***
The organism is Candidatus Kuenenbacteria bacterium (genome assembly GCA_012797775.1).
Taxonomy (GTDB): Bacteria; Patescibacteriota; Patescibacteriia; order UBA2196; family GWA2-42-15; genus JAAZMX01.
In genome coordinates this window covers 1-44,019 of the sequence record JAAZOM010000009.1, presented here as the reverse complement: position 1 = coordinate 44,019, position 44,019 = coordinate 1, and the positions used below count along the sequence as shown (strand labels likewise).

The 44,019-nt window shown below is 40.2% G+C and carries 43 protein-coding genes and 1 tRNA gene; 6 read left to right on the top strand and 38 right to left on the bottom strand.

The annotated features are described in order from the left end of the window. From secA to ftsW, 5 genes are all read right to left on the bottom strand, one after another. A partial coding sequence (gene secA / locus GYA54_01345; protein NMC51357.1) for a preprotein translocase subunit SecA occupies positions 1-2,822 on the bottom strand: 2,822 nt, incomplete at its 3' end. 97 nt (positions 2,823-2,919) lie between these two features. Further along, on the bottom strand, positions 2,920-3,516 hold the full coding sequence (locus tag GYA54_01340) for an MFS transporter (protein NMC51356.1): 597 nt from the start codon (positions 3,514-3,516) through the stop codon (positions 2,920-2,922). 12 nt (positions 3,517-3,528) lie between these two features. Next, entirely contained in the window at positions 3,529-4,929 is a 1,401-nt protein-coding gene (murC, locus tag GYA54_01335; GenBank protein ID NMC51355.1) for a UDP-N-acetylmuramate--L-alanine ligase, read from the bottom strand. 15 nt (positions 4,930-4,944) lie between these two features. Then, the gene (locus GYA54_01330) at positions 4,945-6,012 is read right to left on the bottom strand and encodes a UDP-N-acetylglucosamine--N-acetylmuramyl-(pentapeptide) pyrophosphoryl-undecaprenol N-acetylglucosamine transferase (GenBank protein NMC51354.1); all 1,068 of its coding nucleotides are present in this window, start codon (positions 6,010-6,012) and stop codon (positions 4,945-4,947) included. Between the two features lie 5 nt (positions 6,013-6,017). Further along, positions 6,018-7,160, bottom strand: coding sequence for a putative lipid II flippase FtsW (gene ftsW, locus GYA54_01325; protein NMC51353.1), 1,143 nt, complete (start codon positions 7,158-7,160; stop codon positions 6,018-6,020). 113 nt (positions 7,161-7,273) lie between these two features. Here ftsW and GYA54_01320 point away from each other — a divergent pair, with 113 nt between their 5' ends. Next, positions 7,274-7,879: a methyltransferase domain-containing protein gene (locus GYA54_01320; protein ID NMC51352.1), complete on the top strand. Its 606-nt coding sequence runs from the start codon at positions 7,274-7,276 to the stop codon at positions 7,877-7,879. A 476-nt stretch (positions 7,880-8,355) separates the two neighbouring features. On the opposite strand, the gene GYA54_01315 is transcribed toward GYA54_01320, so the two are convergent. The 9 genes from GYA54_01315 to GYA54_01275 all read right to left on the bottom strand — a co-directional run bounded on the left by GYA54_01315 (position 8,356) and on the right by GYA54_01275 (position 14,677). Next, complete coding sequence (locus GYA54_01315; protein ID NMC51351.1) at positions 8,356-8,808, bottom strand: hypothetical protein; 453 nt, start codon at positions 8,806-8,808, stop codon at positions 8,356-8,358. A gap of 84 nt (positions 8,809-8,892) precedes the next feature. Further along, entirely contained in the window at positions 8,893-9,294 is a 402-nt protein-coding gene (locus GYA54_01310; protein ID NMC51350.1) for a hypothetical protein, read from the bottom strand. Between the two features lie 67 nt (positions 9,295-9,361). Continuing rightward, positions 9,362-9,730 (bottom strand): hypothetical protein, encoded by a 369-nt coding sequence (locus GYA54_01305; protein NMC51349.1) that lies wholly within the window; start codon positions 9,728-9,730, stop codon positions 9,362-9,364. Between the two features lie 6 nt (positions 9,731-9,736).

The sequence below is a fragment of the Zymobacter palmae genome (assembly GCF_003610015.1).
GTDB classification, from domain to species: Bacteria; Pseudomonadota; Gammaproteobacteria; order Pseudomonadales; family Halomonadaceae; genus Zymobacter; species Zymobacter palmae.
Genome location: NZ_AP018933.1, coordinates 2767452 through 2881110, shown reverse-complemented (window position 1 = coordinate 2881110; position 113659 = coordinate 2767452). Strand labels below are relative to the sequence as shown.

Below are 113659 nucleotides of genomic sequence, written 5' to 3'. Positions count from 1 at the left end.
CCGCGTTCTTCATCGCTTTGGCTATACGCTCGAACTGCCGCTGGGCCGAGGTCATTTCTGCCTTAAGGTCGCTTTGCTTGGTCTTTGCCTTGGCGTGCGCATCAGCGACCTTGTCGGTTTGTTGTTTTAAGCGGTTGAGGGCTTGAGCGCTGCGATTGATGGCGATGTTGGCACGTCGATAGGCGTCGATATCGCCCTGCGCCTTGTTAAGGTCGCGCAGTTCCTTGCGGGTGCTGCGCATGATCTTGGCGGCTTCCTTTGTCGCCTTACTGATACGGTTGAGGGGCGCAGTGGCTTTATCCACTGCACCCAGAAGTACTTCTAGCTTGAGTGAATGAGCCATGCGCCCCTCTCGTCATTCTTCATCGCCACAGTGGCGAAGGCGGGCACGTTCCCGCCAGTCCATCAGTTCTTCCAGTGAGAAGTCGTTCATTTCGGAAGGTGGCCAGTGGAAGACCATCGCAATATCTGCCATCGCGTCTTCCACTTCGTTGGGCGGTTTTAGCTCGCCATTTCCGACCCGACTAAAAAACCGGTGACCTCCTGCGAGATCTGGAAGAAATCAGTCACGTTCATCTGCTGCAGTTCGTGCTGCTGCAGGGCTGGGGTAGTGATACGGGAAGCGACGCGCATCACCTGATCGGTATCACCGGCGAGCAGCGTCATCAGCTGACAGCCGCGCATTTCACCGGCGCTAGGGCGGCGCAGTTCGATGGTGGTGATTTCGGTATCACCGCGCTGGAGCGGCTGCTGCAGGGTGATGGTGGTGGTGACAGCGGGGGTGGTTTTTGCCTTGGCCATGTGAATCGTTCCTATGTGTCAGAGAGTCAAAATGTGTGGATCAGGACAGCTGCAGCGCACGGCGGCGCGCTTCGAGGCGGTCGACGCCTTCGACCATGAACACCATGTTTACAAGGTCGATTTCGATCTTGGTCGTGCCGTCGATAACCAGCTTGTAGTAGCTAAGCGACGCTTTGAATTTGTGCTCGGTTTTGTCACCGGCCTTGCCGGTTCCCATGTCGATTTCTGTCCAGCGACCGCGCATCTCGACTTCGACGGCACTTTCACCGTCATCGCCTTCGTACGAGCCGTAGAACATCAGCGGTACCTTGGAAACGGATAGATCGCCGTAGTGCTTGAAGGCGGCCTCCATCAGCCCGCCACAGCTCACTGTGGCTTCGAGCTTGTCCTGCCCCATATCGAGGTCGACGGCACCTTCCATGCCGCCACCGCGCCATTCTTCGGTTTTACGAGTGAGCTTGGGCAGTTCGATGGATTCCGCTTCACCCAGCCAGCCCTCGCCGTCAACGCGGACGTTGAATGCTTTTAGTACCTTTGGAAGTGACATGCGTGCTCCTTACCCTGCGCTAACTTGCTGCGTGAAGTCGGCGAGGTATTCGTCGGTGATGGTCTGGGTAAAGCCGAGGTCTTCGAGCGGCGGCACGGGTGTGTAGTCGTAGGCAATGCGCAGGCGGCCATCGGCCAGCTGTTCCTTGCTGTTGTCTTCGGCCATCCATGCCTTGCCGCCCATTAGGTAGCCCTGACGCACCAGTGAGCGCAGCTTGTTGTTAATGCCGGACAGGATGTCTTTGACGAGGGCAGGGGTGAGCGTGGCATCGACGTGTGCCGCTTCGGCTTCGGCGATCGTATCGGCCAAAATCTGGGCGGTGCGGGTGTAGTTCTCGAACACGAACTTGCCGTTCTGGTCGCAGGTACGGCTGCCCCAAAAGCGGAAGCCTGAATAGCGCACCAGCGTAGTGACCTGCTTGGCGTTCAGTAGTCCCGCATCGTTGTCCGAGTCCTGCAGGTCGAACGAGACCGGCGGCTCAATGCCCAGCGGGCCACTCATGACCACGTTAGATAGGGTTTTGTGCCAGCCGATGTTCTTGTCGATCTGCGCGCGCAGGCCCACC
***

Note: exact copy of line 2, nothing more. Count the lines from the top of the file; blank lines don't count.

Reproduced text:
Taxonomy (GTDB): Bacteria; Patescibacteriota; Patescibacteriia; order UBA2196; family GWA2-42-15; genus JAAZMX01.